If you’ve been paying attention to SAT news lately, you may have heard about College Board’s new adversity index. This is a measurement that they will give to colleges to contextualize your scores in terms of relative advantage/disadvantage.
By creating this new measure, the College Board hopes to show how students from low-income and minority populations perform compared to other students from similar backgrounds. While this has been controversial, the adversity index will not affect scores themselves.
Instead, what it will give schools is an understanding of your percentiles based on both your “Environmental Context” and your “High School Context.” Again, this won’t change your score at all, but instead give universities one more measure with which to interpret your scores.
How Can I Improve My Scores?
- Make use of a SAT study schedule—knowing how to study for the SAT is a huge factor in improving your score!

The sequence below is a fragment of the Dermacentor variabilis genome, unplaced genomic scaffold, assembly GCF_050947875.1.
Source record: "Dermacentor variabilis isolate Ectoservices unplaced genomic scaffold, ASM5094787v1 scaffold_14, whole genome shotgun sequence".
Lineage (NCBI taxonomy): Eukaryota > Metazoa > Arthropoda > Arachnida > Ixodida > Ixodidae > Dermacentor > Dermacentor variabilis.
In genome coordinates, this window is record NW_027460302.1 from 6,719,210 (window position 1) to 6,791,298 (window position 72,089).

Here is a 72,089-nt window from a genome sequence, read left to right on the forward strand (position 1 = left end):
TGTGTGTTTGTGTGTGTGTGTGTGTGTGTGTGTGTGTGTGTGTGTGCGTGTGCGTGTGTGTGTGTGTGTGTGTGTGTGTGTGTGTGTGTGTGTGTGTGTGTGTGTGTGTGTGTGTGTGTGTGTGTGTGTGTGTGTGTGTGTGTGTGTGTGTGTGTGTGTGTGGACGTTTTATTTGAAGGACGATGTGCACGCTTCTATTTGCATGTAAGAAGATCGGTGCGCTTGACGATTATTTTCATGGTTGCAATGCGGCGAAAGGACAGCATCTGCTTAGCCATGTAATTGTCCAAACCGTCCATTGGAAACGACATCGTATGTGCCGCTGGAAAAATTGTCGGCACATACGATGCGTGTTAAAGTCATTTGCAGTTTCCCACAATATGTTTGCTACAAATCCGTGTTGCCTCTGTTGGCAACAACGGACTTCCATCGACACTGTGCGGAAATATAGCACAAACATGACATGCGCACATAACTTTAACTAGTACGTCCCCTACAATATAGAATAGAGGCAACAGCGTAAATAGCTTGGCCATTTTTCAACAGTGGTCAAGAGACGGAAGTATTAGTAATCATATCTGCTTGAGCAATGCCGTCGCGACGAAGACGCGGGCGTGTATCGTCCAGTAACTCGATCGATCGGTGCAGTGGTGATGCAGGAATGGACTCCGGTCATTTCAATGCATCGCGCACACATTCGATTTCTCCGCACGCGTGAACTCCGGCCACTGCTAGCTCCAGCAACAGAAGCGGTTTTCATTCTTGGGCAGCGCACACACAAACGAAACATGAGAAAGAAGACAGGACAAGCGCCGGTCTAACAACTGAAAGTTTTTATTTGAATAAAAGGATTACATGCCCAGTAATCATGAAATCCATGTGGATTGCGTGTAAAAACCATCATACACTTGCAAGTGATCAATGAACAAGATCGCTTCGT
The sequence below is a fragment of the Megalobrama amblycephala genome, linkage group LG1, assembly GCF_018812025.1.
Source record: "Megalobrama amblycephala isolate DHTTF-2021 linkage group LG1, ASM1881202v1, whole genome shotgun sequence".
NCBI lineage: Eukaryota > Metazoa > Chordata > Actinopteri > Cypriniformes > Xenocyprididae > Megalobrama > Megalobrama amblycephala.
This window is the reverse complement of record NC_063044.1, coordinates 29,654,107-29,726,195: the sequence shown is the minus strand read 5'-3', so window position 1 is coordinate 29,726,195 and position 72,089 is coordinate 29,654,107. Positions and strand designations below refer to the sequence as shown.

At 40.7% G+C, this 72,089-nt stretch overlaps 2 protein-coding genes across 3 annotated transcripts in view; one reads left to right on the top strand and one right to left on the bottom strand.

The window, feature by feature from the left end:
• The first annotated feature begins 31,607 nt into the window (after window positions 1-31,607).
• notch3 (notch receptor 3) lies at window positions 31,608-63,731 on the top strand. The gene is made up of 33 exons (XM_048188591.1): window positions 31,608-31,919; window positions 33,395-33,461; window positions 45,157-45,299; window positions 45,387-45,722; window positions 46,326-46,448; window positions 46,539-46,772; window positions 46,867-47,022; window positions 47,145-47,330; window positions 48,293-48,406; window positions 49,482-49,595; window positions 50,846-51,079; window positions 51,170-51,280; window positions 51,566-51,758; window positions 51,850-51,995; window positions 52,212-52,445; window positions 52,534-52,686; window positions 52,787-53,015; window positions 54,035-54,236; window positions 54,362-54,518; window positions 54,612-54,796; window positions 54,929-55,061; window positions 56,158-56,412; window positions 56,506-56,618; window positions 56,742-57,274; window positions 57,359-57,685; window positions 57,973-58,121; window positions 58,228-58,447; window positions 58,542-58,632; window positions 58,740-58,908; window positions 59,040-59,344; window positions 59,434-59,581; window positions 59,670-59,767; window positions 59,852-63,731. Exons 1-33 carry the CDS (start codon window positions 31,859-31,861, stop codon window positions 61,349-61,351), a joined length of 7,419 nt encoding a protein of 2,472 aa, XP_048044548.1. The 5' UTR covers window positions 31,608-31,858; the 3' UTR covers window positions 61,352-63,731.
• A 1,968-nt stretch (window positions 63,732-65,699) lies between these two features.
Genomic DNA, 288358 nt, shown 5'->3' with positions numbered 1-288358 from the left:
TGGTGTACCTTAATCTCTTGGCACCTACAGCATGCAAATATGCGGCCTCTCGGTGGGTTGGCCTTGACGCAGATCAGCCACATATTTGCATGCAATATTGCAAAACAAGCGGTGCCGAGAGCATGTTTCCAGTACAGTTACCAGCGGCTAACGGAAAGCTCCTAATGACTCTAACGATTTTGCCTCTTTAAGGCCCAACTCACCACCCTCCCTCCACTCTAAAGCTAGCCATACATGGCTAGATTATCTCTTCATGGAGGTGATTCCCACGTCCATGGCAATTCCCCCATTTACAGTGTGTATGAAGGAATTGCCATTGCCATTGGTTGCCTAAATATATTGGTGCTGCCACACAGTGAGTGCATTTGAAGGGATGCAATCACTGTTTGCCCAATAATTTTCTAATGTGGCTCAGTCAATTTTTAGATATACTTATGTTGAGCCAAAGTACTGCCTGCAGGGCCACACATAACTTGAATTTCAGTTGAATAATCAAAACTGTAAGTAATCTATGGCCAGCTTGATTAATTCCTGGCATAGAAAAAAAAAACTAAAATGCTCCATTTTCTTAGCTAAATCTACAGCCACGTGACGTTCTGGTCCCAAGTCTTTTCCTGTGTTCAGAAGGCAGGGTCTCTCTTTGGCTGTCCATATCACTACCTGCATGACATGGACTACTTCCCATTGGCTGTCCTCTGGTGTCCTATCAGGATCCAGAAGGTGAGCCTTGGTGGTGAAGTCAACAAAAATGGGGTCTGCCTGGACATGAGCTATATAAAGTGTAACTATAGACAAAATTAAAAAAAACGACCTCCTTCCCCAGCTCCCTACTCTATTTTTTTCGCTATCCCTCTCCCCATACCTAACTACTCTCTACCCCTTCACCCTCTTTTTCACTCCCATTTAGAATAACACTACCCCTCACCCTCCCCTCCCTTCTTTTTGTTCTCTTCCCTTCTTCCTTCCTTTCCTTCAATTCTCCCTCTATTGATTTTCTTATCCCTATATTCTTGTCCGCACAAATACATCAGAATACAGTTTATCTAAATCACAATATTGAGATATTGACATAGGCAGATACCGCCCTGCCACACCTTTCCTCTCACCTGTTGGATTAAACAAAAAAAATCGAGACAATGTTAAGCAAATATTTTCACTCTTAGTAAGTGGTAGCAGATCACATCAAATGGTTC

- Take a free, full-length SAT practice test to establish a baseline score.
- Review our tips for pacing yourself during an exam.
- Find ways to remain calm when a question flusters you.
- Learn how to avoid careless mistakes in the future. (Magoosh’s SAT study guide has great tips to help with this!)
A Final Note
“How do my SAT scores stack up?” It’s a question that almost every test taker has asked at some point! By taking a look at the score ranges for the colleges you’re applying to, comparing your scores to the national average scores with percentile rankings, and working your test prep to keep improving your score when necessary, you’ll have everything you need to understand how your score will impact your college admissions!
Still unsure whether you want to take the SAT or ACT? Wondering how your scores stack up to potential ACT scores? Check out Magoosh’s SAT to ACT conversion!
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About Chris Lele
Chris Lele is the GRE and SAT Curriculum Manager (and vocabulary wizard) at Magoosh Online Test Prep. In his time at Magoosh, he has inspired countless students across the globe, turning what is otherwise a daunting experience into an opportunity for learning, growth, and fun. Some of his students have even gone on to get near perfect scores. Chris is also very popular on the internet. His GRE channel on YouTube has over 10 million views. You can read Chris's awesome blog posts on the Magoosh GRE blog and High School blog! You can follow him on Twitter and Facebook!